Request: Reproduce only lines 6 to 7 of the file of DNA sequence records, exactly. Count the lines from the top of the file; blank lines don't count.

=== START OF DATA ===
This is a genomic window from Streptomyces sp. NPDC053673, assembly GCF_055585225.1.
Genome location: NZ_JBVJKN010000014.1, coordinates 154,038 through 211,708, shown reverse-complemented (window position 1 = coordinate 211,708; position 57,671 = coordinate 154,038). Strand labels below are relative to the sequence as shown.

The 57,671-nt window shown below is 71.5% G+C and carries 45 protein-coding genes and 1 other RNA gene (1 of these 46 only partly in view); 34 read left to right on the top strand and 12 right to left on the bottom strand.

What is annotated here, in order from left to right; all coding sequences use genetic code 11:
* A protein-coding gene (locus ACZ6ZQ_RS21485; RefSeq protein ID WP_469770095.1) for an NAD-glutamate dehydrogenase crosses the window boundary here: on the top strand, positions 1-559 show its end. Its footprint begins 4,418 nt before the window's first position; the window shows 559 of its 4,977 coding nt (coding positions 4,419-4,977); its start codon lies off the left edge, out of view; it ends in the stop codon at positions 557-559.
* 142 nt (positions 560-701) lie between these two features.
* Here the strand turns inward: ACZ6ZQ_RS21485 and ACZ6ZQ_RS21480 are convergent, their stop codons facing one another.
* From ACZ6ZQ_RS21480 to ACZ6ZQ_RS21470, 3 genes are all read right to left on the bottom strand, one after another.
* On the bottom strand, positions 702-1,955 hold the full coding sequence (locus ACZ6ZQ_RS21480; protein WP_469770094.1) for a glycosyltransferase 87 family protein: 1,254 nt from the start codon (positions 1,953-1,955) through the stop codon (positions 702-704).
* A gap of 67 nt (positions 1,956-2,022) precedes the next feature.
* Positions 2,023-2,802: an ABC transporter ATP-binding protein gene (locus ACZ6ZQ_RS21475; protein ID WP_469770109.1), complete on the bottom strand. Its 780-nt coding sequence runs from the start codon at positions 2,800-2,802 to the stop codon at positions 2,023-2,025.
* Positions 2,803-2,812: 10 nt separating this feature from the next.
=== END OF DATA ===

* 142 nt (positions 560-701) lie between these two features.
* Here the strand turns inward: ACZ6ZQ_RS21485 and ACZ6ZQ_RS21480 are convergent, their stop codons facing one another.